MOAB, Utah — The city council in this southeastern Utah tourist town has voted to ban single-use plastic bags.
At its regular meeting Monday night, the council unanimously voted to implement the ban on single-use plastic bags, which are commonly known as plastic grocery or shopping bags. The ban will take effect on January 1.
“What that does is give us time to do really good outreach,” Mayor Emily Neihaus said at the meeting. “So nobody’s caught off guard as there is a fine if someone violates the ordinance.”
The ordinance calls for a warning before any fines are levied, up to $250 for a violation. It also has exemptions, including bags for dry cleaning, prescription drugs, produce or meats or heavier bags 2.25 ml thick. Paper bags would also be an option for businesses, which have already started pushing people to bring reusable bags.
Some council members wanted more input from businesses, but others touted the environmentally positive benefits of removing plastic bags, especially in the tourism hotspot. The community’s grocery stores have expressed a willingness to comply.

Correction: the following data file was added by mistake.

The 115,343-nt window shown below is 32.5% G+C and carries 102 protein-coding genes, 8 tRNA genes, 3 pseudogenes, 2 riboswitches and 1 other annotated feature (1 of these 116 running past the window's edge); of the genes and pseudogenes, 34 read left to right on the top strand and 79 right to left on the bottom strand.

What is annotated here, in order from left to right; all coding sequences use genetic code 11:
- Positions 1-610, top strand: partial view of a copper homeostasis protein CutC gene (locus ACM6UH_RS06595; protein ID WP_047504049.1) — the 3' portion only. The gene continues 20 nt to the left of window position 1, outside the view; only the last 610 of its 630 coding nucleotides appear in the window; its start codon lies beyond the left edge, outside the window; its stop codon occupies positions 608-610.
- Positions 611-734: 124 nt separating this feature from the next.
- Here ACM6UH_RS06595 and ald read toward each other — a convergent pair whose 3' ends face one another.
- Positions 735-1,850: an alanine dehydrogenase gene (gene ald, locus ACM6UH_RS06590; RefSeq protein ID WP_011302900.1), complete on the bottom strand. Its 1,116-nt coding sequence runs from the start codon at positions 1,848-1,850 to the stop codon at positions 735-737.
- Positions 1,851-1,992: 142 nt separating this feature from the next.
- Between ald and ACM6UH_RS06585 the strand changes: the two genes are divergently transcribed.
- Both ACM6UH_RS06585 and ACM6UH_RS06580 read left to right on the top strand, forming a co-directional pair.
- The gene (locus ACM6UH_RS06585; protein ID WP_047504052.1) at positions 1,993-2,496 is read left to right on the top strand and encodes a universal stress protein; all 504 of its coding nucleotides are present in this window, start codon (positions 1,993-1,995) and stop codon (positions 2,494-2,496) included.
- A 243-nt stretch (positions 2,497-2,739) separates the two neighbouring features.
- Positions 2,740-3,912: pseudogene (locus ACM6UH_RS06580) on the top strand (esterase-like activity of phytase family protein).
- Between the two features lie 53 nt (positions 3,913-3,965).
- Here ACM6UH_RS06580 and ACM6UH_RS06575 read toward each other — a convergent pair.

Moab City Councilwoman Tawny Knutson Boyd said environmental sustainability is an important issue, as is improving the views around town. Others noted that it will help with trash pickup and reduce impact to landfills.
Moab is the second city to implement a plastic bag ban. Park City passed one last year.
Sen. Jani Iwamoto, D-Salt Lake City, proposed a bill earlier this year in the Utah State Legislature to charge a fee for single-use plastic or paper bags in an effort to help clogged landfills. It was killed by her Republican colleagues, and triggered a counter-bill to ban any bag bans. However, that bill also failed to pass amid cries of stepping on “local control.”
Sen. Iwamoto told FOX 13 recently she planned to try to bring back her bill in the 2019 legislative session.